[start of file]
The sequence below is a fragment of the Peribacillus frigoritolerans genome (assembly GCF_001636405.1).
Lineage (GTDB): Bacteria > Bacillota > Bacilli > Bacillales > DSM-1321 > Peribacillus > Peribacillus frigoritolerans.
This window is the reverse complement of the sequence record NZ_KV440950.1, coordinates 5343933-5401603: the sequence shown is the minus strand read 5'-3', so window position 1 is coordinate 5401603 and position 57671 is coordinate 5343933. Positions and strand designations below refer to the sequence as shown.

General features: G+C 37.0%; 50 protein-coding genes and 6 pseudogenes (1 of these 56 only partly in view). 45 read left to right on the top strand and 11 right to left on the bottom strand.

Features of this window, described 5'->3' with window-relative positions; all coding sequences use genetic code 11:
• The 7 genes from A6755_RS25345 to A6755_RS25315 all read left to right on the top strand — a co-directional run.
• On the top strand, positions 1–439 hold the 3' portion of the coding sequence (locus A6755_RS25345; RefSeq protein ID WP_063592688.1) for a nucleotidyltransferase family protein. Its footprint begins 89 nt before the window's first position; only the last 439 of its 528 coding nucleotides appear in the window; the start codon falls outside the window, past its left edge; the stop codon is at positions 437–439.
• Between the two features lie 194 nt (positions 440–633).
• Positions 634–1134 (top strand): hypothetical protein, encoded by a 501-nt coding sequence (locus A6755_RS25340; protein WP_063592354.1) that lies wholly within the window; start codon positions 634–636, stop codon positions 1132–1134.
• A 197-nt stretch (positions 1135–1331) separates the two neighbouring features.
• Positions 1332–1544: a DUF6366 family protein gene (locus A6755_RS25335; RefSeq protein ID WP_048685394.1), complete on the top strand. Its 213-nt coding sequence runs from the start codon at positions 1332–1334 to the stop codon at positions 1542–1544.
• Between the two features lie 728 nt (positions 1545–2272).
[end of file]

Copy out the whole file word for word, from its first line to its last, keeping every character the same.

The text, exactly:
The sequence below is a fragment of the Peribacillus frigoritolerans genome (assembly GCF_001636405.1).
Lineage (GTDB): Bacteria > Bacillota > Bacilli > Bacillales > DSM-1321 > Peribacillus > Peribacillus frigoritolerans.
This window is the reverse complement of the sequence record NZ_KV440950.1, coordinates 5343933-5401603: the sequence shown is the minus strand read 5'-3', so window position 1 is coordinate 5401603 and position 57671 is coordinate 5343933. Positions and strand designations below refer to the sequence as shown.

General features: G+C 37.0%; 50 protein-coding genes and 6 pseudogenes (1 of these 56 only partly in view). 45 read left to right on the top strand and 11 right to left on the bottom strand.

Features of this window, described 5'->3' with window-relative positions; all coding sequences use genetic code 11:
• The 7 genes from A6755_RS25345 to A6755_RS25315 all read left to right on the top strand — a co-directional run.
• On the top strand, positions 1–439 hold the 3' portion of the coding sequence (locus A6755_RS25345; RefSeq protein ID WP_063592688.1) for a nucleotidyltransferase family protein. Its footprint begins 89 nt before the window's first position; only the last 439 of its 528 coding nucleotides appear in the window; the start codon falls outside the window, past its left edge; the stop codon is at positions 437–439.
• Between the two features lie 194 nt (positions 440–633).
• Positions 634–1134 (top strand): hypothetical protein, encoded by a 501-nt coding sequence (locus A6755_RS25340; protein WP_063592354.1) that lies wholly within the window; start codon positions 634–636, stop codon positions 1132–1134.
• A 197-nt stretch (positions 1135–1331) separates the two neighbouring features.
• Positions 1332–1544: a DUF6366 family protein gene (locus A6755_RS25335; RefSeq protein ID WP_048685394.1), complete on the top strand. Its 213-nt coding sequence runs from the start codon at positions 1332–1334 to the stop codon at positions 1542–1544.
• Between the two features lie 728 nt (positions 1545–2272).